Let’s hope that Swan builds on last week’s good work on the ASX and SGX matter and moves to toughen up our competition laws and the ACCC.

Most commented

7 comments

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    • craig says:

      07:24am | 13/04/11

      God bless chocolate breakas

    • Andrew says:

      08:29am | 13/04/11

      While Swan was right to object, I think it’s more to do with it being a bad deal then any competition situation.  In fact there will soon be more competition to the ASX (which has had a monopoly until now?) with the new exchange opening soon.
      If it was more of a merger and less of an acquisition, and allowed local businesses to more easily list overseas (and hence get foreign capital), then perhaps that would be a more convincing argument?

    • Luke says:

      01:24pm | 13/04/11

      Nice article, pity there’s no comments about it.

      The government/ASIC/ACCC/whoever else has allowed this country to be ruined by multiple mergers and acquisitions. Remember when the Commonwealth Bank was a government business? If you’re too young for that one, then try blaming successive incompetent governements of selling off critical services (electricity, water etc) and how that’s screwed everyone’s bills.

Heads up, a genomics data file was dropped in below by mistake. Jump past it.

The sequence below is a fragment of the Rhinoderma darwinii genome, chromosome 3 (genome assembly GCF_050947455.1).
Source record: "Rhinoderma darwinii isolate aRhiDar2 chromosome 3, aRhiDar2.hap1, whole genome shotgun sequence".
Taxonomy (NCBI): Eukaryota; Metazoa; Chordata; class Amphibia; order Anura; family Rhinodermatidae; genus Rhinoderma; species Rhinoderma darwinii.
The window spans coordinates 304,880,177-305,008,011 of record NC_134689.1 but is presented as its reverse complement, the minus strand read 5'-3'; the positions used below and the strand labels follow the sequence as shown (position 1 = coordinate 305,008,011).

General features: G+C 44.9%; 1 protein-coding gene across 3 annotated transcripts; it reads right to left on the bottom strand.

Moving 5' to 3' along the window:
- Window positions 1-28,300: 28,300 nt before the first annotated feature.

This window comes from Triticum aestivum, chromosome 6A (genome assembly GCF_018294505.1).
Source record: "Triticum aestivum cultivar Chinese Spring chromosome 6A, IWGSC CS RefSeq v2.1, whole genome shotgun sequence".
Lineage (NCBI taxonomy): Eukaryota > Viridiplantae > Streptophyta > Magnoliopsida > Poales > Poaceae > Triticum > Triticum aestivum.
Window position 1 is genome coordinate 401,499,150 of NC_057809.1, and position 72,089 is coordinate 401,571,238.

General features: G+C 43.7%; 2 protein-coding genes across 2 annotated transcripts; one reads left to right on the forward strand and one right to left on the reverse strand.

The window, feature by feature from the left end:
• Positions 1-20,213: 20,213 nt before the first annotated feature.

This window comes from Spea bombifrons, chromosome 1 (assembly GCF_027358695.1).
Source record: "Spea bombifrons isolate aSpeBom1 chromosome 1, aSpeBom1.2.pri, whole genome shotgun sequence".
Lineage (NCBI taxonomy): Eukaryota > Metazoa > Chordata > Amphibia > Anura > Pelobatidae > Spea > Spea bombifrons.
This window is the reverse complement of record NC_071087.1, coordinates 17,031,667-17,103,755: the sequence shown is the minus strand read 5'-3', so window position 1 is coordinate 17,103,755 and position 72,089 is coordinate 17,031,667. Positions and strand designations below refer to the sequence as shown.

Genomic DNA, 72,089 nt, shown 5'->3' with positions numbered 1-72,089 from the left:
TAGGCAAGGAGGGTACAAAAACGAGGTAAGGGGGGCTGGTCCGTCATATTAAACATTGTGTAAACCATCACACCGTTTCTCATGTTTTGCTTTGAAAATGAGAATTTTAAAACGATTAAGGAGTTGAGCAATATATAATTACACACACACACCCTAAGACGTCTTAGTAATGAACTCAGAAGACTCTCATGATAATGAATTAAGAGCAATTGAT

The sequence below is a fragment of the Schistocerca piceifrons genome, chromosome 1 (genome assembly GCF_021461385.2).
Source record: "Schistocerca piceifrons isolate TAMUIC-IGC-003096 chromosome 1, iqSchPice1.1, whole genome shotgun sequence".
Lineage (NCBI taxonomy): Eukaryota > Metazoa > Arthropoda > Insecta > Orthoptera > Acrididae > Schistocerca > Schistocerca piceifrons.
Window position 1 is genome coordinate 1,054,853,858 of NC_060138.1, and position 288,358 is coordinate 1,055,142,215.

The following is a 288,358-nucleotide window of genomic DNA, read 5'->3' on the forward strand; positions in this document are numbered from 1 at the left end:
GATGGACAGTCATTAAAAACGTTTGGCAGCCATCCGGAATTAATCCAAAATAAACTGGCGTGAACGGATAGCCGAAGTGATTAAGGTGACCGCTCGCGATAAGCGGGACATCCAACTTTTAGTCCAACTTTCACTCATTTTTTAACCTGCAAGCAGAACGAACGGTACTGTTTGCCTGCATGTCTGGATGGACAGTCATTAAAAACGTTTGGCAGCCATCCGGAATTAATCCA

The NBN is another instance of gov-sponsored monopoly, and you’d have thought they’d learn their lesson after the Telstra crap that we’ve been put through.

      Can the useless pricks in parliament (of both corrupt and incompetent parties) please explain why we’re subject to only 4 banking and 2 retail giants who are all colluding to make sure they can continue to post multi-billion dollar profits at the expense of ‘the little people’?

    • Knemon says:

      03:00pm | 13/04/11

      I agree Luke, with all your sentiments - it sometimes surprises me what Punchers comment on and what they don’t, I do wonder what makes them tick?

    • Darragh Scully says:

      03:10pm | 13/04/11

      No milk today, my love has gone away The bottle stands forlorn, a symbol of the dawn

      Yet Kenesian philosophy tells us all otherwise in that we should not interfere with the market what so ever. So whats the catch right here. Its funny how not many Punch readers are very interested in Economics.

      I am all for regulating the players. Make sure they are not manipulating prices and that they are abiding by human rights agendas. This is the kind of dilema we are faced with when it comes to Important issues such as Human Rights and International relations, something that Australia itself has not got the best record in. On one hand we go into East Timor with reference to the Human Rights abuses the Timorese experience and then on the other hand we do buisness with China who have probably the most deplorable human rights record. We cant live with out the money, the prosperity. What a dillema. Are the Chinese behind the push to move the ASX into the hands of the Singapore exchange? Maybe the Control Freak nature of our Society is to blame for this dillema.